The obvious and most direct inspiration for AMC's "Kevin Can F**k Himself" is "Kevin Can Wait," a long gone CBS half-hour starring Kevin James as a retired cop married to a woman played by Erinn Hayes. That is, until producers killed off her character between the first and second seasons. The reason, according to James, was that "we were literally just running out of ideas."
Shocker! I mean, Hayes' surprise firing certainly was, not the short life and creative bankruptcy "Kevin Can Wait," the network's attempt to recapture some of that old "King of Queens" magic. (Also, its ratings.) But it was the way her character was knocked off that was equally infuriating and chilling. James' comedy returned for a second season with its main character having skipped the mourning process and acknowledging his wife's passing by pointing out a piece of junk mail with her name on it. From there, James headed back the familiar company of his previous show's popular co-star Leah Remini.
Among the contemporaries of "King of Queens" are "Still Standing" and the one ABC hopes you'll never forget, "According to Jim" – which slumped on for several seasons too long. All are examples of a once-popular, hacky formula: the plain and perhaps pudgy schlub and his hotter, smarter wife. The guys are dopey and relatable; their wives are responsible killjoys and, in their writers' view, utterly disposable.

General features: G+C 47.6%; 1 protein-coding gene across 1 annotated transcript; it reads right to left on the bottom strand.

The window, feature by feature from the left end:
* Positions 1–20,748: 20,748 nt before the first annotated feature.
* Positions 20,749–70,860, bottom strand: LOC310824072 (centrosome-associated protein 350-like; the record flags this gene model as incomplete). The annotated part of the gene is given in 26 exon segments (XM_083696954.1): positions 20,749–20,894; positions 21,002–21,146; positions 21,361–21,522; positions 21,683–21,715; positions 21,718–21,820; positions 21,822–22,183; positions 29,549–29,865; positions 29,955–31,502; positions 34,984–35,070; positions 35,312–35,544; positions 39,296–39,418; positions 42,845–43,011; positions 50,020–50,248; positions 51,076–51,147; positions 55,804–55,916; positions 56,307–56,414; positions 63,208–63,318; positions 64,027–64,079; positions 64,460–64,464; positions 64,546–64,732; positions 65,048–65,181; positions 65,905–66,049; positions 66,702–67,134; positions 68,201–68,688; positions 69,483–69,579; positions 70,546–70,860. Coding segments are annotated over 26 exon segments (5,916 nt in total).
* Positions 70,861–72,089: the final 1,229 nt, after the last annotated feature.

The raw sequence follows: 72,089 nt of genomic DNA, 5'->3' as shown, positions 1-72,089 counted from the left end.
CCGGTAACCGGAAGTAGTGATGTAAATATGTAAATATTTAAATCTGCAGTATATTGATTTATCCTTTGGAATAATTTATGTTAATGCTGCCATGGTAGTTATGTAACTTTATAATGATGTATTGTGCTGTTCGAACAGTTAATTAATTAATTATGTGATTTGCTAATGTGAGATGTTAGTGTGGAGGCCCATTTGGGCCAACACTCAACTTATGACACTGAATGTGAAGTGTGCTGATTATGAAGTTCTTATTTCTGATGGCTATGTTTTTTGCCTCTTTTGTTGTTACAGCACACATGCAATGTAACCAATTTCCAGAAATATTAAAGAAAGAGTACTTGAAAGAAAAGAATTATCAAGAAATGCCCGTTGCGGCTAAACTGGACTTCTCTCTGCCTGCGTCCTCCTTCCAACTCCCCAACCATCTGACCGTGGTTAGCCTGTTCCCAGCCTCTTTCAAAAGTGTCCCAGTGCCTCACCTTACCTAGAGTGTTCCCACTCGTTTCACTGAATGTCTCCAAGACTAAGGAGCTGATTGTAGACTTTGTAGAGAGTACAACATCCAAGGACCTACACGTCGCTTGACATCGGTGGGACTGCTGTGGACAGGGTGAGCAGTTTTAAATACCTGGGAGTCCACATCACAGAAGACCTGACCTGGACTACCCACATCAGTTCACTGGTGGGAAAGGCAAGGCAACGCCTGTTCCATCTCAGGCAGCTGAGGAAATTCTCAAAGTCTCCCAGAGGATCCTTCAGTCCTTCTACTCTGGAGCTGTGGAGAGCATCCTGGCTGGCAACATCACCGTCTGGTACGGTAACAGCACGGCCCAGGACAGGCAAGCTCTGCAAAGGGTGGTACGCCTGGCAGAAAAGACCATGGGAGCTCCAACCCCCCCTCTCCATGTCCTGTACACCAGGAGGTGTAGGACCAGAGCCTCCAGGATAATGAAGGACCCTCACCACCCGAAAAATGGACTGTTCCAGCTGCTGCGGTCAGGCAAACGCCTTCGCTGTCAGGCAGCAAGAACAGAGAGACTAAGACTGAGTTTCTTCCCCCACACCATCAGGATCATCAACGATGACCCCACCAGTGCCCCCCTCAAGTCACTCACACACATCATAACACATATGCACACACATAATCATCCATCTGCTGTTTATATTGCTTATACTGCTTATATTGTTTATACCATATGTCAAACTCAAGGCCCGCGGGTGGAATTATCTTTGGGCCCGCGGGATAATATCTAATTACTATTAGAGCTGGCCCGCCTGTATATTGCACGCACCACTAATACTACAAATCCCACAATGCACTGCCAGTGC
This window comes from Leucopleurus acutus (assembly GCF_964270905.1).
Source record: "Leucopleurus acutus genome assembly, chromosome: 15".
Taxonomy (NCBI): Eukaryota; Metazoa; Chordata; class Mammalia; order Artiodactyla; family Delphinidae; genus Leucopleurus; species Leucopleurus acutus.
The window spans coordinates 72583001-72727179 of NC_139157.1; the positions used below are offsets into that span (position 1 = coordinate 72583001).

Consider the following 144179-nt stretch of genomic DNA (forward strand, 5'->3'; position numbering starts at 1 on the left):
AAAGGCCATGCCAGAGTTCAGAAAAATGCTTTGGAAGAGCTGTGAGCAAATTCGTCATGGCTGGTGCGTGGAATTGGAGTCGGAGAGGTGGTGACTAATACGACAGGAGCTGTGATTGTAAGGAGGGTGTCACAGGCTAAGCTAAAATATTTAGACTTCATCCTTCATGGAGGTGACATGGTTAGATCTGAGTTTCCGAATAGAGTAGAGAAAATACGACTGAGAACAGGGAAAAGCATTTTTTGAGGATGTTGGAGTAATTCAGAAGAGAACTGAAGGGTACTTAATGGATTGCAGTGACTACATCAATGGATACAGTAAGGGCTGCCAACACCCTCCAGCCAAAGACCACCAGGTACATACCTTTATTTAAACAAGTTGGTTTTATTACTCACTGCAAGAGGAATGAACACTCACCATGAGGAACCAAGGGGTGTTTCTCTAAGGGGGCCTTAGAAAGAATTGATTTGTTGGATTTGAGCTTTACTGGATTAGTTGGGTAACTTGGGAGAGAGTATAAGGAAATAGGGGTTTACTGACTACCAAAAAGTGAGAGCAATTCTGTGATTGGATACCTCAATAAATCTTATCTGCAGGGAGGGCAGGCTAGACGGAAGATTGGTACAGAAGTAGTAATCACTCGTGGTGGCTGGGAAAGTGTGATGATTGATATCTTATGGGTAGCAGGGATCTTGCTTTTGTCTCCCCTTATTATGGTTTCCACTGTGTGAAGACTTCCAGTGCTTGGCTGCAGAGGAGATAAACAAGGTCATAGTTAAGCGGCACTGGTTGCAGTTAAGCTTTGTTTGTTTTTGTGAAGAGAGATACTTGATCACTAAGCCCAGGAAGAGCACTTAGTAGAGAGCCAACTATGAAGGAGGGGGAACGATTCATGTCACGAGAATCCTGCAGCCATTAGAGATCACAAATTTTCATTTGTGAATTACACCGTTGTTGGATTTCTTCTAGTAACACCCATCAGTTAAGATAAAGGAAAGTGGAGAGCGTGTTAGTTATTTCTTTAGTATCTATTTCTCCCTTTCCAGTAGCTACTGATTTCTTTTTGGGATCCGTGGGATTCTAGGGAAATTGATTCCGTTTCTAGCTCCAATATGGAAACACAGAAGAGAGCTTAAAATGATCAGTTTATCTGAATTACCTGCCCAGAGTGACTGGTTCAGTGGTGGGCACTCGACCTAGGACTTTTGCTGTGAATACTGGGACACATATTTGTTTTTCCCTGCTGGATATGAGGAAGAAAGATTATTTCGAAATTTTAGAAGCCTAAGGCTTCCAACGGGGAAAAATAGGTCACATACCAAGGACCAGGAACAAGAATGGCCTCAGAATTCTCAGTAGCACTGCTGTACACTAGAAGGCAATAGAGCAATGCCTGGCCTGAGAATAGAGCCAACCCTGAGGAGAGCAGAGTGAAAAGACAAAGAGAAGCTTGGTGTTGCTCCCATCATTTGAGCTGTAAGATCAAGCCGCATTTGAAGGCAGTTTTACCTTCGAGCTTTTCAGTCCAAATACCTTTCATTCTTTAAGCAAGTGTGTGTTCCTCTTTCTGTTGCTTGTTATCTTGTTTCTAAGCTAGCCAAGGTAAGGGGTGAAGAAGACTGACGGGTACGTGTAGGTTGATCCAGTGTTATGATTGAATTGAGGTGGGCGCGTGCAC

Currently this dynamic's main representative is "Family Guy," which should tell you something. An often-cited TV rule is that writers can get away with a lot more in animation than in live action. Nobody ever questions the resilience of Peter and Lois Griffin's marriage despite Peter's complete idiocy and selfishness because nothing about their world is bound to physics, common sense or reality. They are quite literally two-dimensional characters.
Whereas in "Kevin Can F**k Himself," Annie Murphy's challenge is to make us empathize completely with Allison McRoberts, a working-class wife whose life consists of catering to her useless and endlessly juvenile husband Kevin (Eric Petersen). When we see her she's clearing Kevin's dishes or putting food in front of him, or carting his laundry from one side of their cramped home to the other.
Add a laugh track and a few braying auxiliary characters, like Kevin's dumbo best friend Neil O'Connor (Alex Bonifer) and Kevin's good-for-nothing dad Pete (Brian Howe), and you've got some real must-see TV pabulum, or at best a miserable "Mare of Easttown" spinoff about a long-suffering wife.
Creator Valerie Armstrong (who previously worked on "Lodge 49") takes these scenes and inventively has it both ways, careening Allison between dissimilar TV worlds as she hits her breaking point. In the too-bright, transparently staged multi-camera sitcom starring Kevin and his bros, she hides her rage because nobody's watching, but she's the star of a dour drama that captures her life in all its drudgery.
Armstrong recognizes the audience's fatigue with this done-to-death and sexist half-hour format, and is smart to capitalize on the public's strong affection for Murphy, who is fresh off an Emmy-winning run on "Schitt's Creek," to critique it.